Drones help Swiss rescue dogs find the missing
WINTERBERG, Switzerland—Capo, a golden retriever wearing a bright orange rescue harness, runs with his handler in tow towards a body sprawled in the high grass as a giant drone whirrs overhead.
The scene was part of a simulated dog rescue operation this week aimed at highlighting the rapidly growing use of drones to help speed up and expand such searches in Switzerland.
The exercise took place on Wednesday, the same day as a massive landslide on the Piz Cengalo mountain in the Swiss Alps that left eight people missing and triggered a search-and-rescue mission where dogs and drones were deployed.
“The main benefit is to gain more time, to be more efficient and to be faster to find the missing person,” Dominique Peter, a pilot with the Swiss Federation of Civil Drones, told AFP.
The federation has for nearly a year been working with the Swiss Association for Search and Rescue Dogs (Redog), providing drone teams to help with search-and-rescue.
Since then they have assisted with 12 out of 22 Redog missions.
Nose on the ground
“This allows us to have an eye in the air and a nose on the ground,” Redog president Romaine Kuonen told AFP.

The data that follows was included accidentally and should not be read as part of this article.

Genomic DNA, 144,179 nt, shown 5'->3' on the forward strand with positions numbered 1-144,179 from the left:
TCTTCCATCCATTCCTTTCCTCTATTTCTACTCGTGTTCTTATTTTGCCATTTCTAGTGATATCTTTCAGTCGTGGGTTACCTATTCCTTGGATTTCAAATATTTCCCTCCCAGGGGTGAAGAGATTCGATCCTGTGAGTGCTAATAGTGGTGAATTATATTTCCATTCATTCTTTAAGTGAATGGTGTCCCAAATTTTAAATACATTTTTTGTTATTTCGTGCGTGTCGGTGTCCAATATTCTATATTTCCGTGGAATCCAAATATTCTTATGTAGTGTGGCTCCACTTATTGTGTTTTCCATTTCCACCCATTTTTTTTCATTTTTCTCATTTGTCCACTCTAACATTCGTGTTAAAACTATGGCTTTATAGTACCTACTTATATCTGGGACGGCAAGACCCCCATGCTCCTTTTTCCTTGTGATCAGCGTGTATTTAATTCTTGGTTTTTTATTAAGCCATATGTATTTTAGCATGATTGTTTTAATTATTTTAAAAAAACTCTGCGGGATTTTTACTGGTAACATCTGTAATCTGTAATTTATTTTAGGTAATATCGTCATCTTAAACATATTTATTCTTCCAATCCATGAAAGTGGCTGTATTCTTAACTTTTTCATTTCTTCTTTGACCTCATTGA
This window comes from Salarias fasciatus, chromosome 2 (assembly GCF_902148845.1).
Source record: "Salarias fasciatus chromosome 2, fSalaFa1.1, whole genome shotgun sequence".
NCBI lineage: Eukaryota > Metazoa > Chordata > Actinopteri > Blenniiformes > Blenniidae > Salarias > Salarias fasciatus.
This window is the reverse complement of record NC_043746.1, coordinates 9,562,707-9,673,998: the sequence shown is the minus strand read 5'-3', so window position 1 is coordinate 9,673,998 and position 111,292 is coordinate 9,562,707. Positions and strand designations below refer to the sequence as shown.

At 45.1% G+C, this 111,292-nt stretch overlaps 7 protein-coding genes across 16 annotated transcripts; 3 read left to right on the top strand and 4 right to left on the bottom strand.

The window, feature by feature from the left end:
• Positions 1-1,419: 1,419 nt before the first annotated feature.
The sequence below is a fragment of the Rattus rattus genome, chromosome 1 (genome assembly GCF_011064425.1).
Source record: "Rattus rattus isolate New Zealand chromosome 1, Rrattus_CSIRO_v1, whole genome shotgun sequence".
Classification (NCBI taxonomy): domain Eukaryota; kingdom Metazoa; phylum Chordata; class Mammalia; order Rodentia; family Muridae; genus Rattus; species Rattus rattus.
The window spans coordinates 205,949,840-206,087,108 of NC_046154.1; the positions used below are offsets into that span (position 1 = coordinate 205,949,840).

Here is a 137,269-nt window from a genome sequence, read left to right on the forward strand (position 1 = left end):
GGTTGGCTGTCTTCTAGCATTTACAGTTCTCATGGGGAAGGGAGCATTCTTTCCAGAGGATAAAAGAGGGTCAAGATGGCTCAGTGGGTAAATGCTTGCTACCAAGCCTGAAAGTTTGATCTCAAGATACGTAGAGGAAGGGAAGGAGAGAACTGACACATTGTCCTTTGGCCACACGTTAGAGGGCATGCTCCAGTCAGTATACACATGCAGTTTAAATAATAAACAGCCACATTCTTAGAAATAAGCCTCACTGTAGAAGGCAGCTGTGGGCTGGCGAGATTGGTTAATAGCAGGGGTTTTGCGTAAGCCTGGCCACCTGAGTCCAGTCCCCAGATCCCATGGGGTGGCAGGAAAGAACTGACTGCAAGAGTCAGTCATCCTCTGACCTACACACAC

Her colleague Christa Koller said the goal is to have drones on all missions.
She said the drones are particularly useful for searches around cliffs and other areas in the Swiss Alps that are too dangerous for dogs and their handlers to access.
The drones, with their mounted high-definition and infrared cameras, can also quickly survey flat, open areas, leaving the dogs to search in wooded terrain where the drones cannot fly.
Wearing a bright orange and yellow emergency worker jumpsuit, Peter expertly steered the Matrice 600, a large, professional-level drone made by the world-leading civilian drone maker DJI, over a vast field.
An accompanying search specialist surveys the footage and communicates by mobile phone with Capo’s Redog handler Marie Sarah Beuchat to let her know which direction to send the dog.
High-end drones can fly at high speeds, allowing them to quickly cover large areas.
The Matrice 600 can fly up to 65 kilometres (40 miles) per hour, while DJI’s Ispire 2, which was also on display Wednesday, can go up to 100 kilometres per hour and five kilometres away from its pilot.
“This can save lives,” Peter said.
And while the drones used by the rescue teams can cost up to 30,000 euros ($35,000) each, Kuonen insisted that using them saves money because they speed up searches and can often be deployed instead of costly helicopters.
Peter stressed though that the drones are meant to complement the work of the dogs, not to replace them.
A dog is a “very well-engineered tool for search and rescue,” he said, voicing scepticism that researchers will be able to develop an artificial nose that can match the sensitivity of a canine’s.